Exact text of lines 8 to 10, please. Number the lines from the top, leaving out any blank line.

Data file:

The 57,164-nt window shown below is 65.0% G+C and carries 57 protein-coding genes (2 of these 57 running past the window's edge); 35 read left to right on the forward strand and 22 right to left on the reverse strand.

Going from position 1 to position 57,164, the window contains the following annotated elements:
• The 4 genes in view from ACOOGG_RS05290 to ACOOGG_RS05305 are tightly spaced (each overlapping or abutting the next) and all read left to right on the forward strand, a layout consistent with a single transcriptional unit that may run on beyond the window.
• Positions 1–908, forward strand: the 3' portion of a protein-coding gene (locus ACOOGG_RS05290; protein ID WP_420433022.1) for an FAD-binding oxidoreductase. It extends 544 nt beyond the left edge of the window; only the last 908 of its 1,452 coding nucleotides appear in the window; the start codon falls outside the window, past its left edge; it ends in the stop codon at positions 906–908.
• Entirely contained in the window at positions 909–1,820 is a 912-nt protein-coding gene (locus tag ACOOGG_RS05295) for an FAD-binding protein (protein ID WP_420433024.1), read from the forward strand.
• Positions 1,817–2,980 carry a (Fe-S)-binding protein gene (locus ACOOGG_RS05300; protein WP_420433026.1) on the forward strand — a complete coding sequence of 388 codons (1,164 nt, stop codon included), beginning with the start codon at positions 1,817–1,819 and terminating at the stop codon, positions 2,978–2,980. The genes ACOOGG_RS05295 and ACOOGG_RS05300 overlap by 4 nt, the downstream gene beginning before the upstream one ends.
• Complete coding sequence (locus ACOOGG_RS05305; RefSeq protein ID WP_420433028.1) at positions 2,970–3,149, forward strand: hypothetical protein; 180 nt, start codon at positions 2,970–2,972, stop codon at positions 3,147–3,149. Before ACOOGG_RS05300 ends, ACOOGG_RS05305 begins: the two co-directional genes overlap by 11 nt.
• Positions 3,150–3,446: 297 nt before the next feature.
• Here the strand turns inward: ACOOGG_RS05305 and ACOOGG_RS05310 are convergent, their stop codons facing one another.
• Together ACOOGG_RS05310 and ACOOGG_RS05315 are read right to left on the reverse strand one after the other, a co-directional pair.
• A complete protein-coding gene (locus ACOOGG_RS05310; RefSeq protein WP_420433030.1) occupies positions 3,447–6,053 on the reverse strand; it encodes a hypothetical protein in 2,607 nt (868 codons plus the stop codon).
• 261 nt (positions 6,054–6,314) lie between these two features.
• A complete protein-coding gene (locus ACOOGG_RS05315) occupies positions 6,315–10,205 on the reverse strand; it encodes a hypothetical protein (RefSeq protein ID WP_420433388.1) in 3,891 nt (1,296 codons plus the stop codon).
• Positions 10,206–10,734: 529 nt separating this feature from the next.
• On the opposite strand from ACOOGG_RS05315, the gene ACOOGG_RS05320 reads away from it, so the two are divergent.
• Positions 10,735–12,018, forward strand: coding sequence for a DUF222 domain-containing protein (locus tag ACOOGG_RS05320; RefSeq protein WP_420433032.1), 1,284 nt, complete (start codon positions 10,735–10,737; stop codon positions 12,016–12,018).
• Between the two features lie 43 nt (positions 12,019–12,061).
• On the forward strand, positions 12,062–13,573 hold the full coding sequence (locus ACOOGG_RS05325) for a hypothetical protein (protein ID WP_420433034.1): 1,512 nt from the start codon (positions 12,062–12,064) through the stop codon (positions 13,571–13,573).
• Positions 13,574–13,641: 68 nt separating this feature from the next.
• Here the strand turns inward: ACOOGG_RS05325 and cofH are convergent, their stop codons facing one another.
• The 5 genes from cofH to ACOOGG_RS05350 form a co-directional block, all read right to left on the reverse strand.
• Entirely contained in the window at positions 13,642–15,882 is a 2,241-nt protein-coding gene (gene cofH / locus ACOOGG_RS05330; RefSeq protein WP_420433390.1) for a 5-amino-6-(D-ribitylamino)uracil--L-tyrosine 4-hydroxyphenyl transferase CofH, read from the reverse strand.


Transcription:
• Positions 3,150–3,446: 297 nt before the next feature.
• Here the strand turns inward: ACOOGG_RS05305 and ACOOGG_RS05310 are convergent, their stop codons facing one another.
• Together ACOOGG_RS05310 and ACOOGG_RS05315 are read right to left on the reverse strand one after the other, a co-directional pair.